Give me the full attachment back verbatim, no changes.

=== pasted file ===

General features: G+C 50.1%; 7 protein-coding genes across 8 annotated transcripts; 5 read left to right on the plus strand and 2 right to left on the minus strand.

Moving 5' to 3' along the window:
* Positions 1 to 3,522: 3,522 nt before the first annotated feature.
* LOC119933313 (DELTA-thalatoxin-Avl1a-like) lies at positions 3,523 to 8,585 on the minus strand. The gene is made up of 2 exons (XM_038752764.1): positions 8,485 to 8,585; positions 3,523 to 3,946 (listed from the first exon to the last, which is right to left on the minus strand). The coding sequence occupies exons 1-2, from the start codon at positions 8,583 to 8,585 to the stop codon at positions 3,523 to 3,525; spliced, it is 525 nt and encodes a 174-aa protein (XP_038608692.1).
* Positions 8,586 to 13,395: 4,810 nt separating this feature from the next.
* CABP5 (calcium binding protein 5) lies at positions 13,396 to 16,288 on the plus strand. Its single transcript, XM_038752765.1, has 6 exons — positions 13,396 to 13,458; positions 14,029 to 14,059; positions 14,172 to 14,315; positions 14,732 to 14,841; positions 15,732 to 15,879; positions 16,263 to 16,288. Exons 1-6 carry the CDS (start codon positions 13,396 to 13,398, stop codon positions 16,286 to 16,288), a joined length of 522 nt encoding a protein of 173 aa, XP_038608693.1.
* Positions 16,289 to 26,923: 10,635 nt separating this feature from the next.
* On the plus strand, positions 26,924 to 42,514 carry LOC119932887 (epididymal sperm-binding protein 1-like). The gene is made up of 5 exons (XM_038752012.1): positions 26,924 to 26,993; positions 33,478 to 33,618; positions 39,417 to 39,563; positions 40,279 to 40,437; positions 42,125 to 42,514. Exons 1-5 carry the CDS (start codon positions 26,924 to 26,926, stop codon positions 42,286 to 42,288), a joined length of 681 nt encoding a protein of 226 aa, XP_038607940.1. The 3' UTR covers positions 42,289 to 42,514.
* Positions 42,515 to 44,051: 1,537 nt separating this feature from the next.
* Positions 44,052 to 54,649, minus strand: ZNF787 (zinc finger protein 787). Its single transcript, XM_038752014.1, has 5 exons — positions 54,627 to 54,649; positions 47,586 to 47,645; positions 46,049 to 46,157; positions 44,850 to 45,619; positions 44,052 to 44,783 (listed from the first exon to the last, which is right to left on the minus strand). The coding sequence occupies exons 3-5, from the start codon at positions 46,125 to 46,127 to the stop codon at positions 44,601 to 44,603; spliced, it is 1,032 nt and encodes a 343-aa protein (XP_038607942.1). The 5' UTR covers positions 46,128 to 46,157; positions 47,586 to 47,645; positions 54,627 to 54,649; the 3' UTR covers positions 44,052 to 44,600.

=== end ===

General features: G+C 50.1%; 7 protein-coding genes across 8 annotated transcripts; 5 read left to right on the plus strand and 2 right to left on the minus strand.

Moving 5' to 3' along the window:
* Positions 1 to 3,522: 3,522 nt before the first annotated feature.
* LOC119933313 (DELTA-thalatoxin-Avl1a-like) lies at positions 3,523 to 8,585 on the minus strand. The gene is made up of 2 exons (XM_038752764.1): positions 8,485 to 8,585; positions 3,523 to 3,946 (listed from the first exon to the last, which is right to left on the minus strand). The coding sequence occupies exons 1-2, from the start codon at positions 8,583 to 8,585 to the stop codon at positions 3,523 to 3,525; spliced, it is 525 nt and encodes a 174-aa protein (XP_038608692.1).
* Positions 8,586 to 13,395: 4,810 nt separating this feature from the next.
* CABP5 (calcium binding protein 5) lies at positions 13,396 to 16,288 on the plus strand. Its single transcript, XM_038752765.1, has 6 exons — positions 13,396 to 13,458; positions 14,029 to 14,059; positions 14,172 to 14,315; positions 14,732 to 14,841; positions 15,732 to 15,879; positions 16,263 to 16,288. Exons 1-6 carry the CDS (start codon positions 13,396 to 13,398, stop codon positions 16,286 to 16,288), a joined length of 522 nt encoding a protein of 173 aa, XP_038608693.1.
* Positions 16,289 to 26,923: 10,635 nt separating this feature from the next.
* On the plus strand, positions 26,924 to 42,514 carry LOC119932887 (epididymal sperm-binding protein 1-like). The gene is made up of 5 exons (XM_038752012.1): positions 26,924 to 26,993; positions 33,478 to 33,618; positions 39,417 to 39,563; positions 40,279 to 40,437; positions 42,125 to 42,514. Exons 1-5 carry the CDS (start codon positions 26,924 to 26,926, stop codon positions 42,286 to 42,288), a joined length of 681 nt encoding a protein of 226 aa, XP_038607940.1. The 3' UTR covers positions 42,289 to 42,514.
* Positions 42,515 to 44,051: 1,537 nt separating this feature from the next.
* Positions 44,052 to 54,649, minus strand: ZNF787 (zinc finger protein 787). Its single transcript, XM_038752014.1, has 5 exons — positions 54,627 to 54,649; positions 47,586 to 47,645; positions 46,049 to 46,157; positions 44,850 to 45,619; positions 44,052 to 44,783 (listed from the first exon to the last, which is right to left on the minus strand). The coding sequence occupies exons 3-5, from the start codon at positions 46,125 to 46,127 to the stop codon at positions 44,601 to 44,603; spliced, it is 1,032 nt and encodes a 343-aa protein (XP_038607942.1). The 5' UTR covers positions 46,128 to 46,157; positions 47,586 to 47,645; positions 54,627 to 54,649; the 3' UTR covers positions 44,052 to 44,600.